Blake and Scattergood (Blake, P.N. and Scattergood, R. O., 1989) studied about ductile regime machining of germanium and silicon. Lower surface roughness on germanium and higher surface roughness on silicon ware observed due to difference in tool wear rate. Jasinevicius et al. (Jasinevicius, R.G. et al., 2005) performed experiment machining of mono-crystalline silicon with (111) orientation by single point diamond turning machine. Changing the feed rate from lower to higher values changes the mode from ductile to brittle and decreases the surface finish. Yan et al. (Yan, J., Syoji, K., Tamaki, J., 2003) studied the wear of diamond tools while machining single crystal silicon by ultra-precision diamond turning. They found change of machining from ductile to brittle mode as a result of tool wear. Leung et al. ( Leung, T.P, Lee W.B, Lu, X. M.,1998) diamond turning of silicon single crystal on a commercial diamond turning lathe They emphasized that the success of the turning process depends on optimizing the machining parameters such as feed rate, depth of cut, tool rake angles, the cutting lubricants and the crystallographic orientation of the crystal being cut. In the study of Shimomura et al. (Shimomura, O. et al., 1974), silicon and germanium have been studied and it was shown that amorphous silicon reversibly transforms to metallic phase with b-tin structure under high pressure. Morris et al. (Morris, J.C. et al., 1995) studied phase transformation in semiconductors and noted that the high pressure over 10 Gpa under cutting tool causes phase transformation from diamond cubic to metallic phase and the ductility of metallic phase provides the necessary plasticity to semiconductors for ductile mode machining. Chao (Chao, C. L. et al., 2002) machined silicon wafers with (111) and (100) orientations by using Rank Pnuemo ASG-2500 machine. Tool geometry has profound effects on the material removal mechanisms involved and on the tool wear rate. It is possible to reduce tool wear and improve surface finish by carefully modifying the tool shape. Shibata et al. (Shibata, T., Fujii, S., Ikeda, M., 1996) demonstrated the dependence of crystallographic directions in ductile-regime machining. Diamond turning experiments were performed along all directions on (001) and (111) planes of single crystal silicon. It was found that the crystallographic orientation affected the ductile machining for a (001) crystal significantly more than for a (111) crystal. Maximum percentage of ductile mode material removal in (001) was 60% whereas for (111) crystal this ratio almost reached 95% for a chip thickness value of 1 p,m. It is thus resulted that very few authors have experimented germanium as lens machining in view of the above, this work attempts to fill the gap in the literature.

2. ExperimentalWork

2.1 Tooling and Workpiece

For the experiment total three type of mono crystalline diamond tools are used. Out of 0.05 mm and 0.75 mm radius tools are non-controlled waviness and 0.75 mm tool is having controlled waviness. All tools are negative rake of 25 degree and with 10 degree clearance angle. Optical grade germanium spherical lens of 35 mm diameter and 11 mm thickness is used. One surface is convex of radius of curvature 19 mm and other surface is concave of radius of curvature of 16 mm. optical grade germanium Mono crystalline nature with (111) orientation and diamond cubic crystal structure. Resistivity is 5/20 Ohm-cm. it is silvery gray, brittle and semi-metallic materials. The transmissivity of germanium is high and homogeneous within 2 to 12 цm wavelength infrared band in electromagnetic spectrum. Material obtained by using Czochralski Crystal Growth Method.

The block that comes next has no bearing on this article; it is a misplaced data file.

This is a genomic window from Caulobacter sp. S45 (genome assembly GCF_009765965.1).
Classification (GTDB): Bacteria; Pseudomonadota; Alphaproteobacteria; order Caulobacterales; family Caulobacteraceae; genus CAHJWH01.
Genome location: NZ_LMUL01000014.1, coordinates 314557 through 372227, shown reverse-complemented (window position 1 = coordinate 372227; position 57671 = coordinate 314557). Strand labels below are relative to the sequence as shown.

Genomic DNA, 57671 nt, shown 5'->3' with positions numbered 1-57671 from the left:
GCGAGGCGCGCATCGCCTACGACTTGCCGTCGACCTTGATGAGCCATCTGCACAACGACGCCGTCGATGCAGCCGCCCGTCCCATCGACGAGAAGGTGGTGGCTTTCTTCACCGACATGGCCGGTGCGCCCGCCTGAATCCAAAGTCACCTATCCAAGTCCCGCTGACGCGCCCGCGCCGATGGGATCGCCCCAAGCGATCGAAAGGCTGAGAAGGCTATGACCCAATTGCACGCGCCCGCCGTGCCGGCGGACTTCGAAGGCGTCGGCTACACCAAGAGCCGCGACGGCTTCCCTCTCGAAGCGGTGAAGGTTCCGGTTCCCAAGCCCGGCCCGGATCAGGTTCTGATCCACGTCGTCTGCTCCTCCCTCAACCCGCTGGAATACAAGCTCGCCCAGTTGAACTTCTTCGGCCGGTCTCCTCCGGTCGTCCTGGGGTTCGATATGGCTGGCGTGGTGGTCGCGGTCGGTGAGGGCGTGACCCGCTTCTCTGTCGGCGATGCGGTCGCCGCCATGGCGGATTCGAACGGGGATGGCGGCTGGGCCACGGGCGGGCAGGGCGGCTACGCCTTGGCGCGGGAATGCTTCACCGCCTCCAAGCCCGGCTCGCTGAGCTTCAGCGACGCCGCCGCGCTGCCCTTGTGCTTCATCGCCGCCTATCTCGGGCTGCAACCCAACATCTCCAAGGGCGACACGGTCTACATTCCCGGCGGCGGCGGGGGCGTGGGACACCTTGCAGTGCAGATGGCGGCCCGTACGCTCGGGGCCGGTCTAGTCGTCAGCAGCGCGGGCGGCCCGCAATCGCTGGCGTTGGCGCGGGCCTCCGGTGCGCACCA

2.2 Machine setup

Machining setup include experimental arrangement, tool setup and workpiece setup.

2.2.1 Experimental Arrangement

In this experimental setup, a single point diamond turning machine, Nanotech 350 UPL of MOORE Tools is used. During machining applications, lens is mounted on aerostatic spindle which can travel in X axis. Tool holder mounted on hydrostatic guideways which can travel in Z axis. By the simultaneous control of these two axes, flat and spherical surfaces can be machined.

Before the machining, optical part is attached to the chuck using vacuum as shown in Fig. 1 and usually centred manually using a dial indicator. The position of the workpiece is also critical to manufacture precise surfaces on optical parts. After the part is placed correctly, the rotating workpiece is machined with a diamond tool.

Vacuum chuck

Fig. 1. Experimental setup on diamond turning machine.

2.2.2 Toolsetting

Tool setting is important thing to get desired surface finish. In this experiment, tool height setting is carried out by tool height set camera which is mounted on spindle base. Clear image of cutting edges shows perfect setting of tool height. If tool is above the centre then conical peak generated and if tool is below the job centre then cylindrical peak is generated. While machining it is very important that tool must reach to the centre. Tool pass to the centre of job then it will creates 'W' like surface roughness pattern. If the tool do not reach to the centre then it will create 'M' like surface roughness pattern. By observing these values on form talysurf perfect centering is carried out.

2.2.3 WorkpieceSetup